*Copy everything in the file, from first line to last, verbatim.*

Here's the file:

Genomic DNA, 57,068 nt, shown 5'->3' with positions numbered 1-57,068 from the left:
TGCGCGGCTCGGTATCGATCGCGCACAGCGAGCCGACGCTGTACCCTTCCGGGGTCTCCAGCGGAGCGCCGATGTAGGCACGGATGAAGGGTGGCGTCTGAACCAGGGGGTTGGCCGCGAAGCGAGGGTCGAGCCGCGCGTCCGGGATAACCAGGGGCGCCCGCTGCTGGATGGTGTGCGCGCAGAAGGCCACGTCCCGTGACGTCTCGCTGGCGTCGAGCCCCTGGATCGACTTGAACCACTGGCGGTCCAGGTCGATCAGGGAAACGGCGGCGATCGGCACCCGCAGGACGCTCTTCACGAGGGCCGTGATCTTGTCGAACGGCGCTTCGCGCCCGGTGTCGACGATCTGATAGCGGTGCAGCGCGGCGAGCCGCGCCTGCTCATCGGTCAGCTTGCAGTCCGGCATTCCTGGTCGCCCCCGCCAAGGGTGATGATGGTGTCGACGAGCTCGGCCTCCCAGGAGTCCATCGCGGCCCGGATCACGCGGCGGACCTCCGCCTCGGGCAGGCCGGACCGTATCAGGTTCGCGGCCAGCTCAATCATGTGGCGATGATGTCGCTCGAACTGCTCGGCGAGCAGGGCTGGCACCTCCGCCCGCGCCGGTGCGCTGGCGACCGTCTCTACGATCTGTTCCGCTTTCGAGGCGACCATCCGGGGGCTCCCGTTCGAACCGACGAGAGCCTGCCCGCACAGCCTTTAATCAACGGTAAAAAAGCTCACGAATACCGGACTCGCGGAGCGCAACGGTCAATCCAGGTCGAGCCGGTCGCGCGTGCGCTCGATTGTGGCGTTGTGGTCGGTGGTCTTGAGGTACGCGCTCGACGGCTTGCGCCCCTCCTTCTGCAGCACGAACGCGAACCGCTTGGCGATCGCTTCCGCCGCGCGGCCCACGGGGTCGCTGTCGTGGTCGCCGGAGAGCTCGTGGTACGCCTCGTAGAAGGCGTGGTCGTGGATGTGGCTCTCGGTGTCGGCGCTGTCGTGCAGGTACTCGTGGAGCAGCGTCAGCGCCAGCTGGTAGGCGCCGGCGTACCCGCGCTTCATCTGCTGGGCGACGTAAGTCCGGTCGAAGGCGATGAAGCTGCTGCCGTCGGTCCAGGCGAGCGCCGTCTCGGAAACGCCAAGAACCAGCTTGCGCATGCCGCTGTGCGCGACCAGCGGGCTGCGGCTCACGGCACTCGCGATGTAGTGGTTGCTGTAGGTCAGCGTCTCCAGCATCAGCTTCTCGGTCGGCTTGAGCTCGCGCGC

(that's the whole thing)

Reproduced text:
Genomic DNA, 57,068 nt, shown 5'->3' with positions numbered 1-57,068 from the left:
TGCGCGGCTCGGTATCGATCGCGCACAGCGAGCCGACGCTGTACCCTTCCGGGGTCTCCAGCGGAGCGCCGATGTAGGCACGGATGAAGGGTGGCGTCTGAACCAGGGGGTTGGCCGCGAAGCGAGGGTCGAGCCGCGCGTCCGGGATAACCAGGGGCGCCCGCTGCTGGATGGTGTGCGCGCAGAAGGCCACGTCCCGTGACGTCTCGCTGGCGTCGAGCCCCTGGATCGACTTGAACCACTGGCGGTCCAGGTCGATCAGGGAAACGGCGGCGATCGGCACCCGCAGGACGCTCTTCACGAGGGCCGTGATCTTGTCGAACGGCGCTTCGCGCCCGGTGTCGACGATCTGATAGCGGTGCAGCGCGGCGAGCCGCGCCTGCTCATCGGTCAGCTTGCAGTCCGGCATTCCTGGTCGCCCCCGCCAAGGGTGATGATGGTGTCGACGAGCTCGGCCTCCCAGGAGTCCATCGCGGCCCGGATCACGCGGCGGACCTCCGCCTCGGGCAGGCCGGACCGTATCAGGTTCGCGGCCAGCTCAATCATGTGGCGATGATGTCGCTCGAACTGCTCGGCGAGCAGGGCTGGCACCTCCGCCCGCGCCGGTGCGCTGGCGACCGTCTCTACGATCTGTTCCGCTTTCGAGGCGACCATCCGGGGGCTCCCGTTCGAACCGACGAGAGCCTGCCCGCACAGCCTTTAATCAACGGTAAAAAAGCTCACGAATACCGGACTCGCGGAGCGCAACGGTCAATCCAGGTCGAGCCGGTCGCGCGTGCGCTCGATTGTGGCGTTGTGGTCGGTGGTCTTGAGGTACGCGCTCGACGGCTTGCGCCCCTCCTTCTGCAGCACGAACGCGAACCGCTTGGCGATCGCTTCCGCCGCGCGGCCCACGGGGTCGCTGTCGTGGTCGCCGGAGAGCTCGTGGTACGCCTCGTAGAAGGCGTGGTCGTGGATGTGGCTCTCGGTGTCGGCGCTGTCGTGCAGGTACTCGTGGAGCAGCGTCAGCGCCAGCTGGTAGGCGCCGGCGTACCCGCGCTTCATCTGCTGGGCGACGTAAGTCCGGTCGAAGGCGATGAAGCTGCTGCCGTCGGTCCAGGCGAGCGCCGTCTCGGAAACGCCAAGAACCAGCTTGCGCATGCCGCTGTGCGCGACCAGCGGGCTGCGGCTCACGGCACTCGCGATGTAGTGGTTGCTGTAGGTCAGCGTCTCCAGCATCAGCTTCTCGGTCGGCTTGAGCTCGCGCGC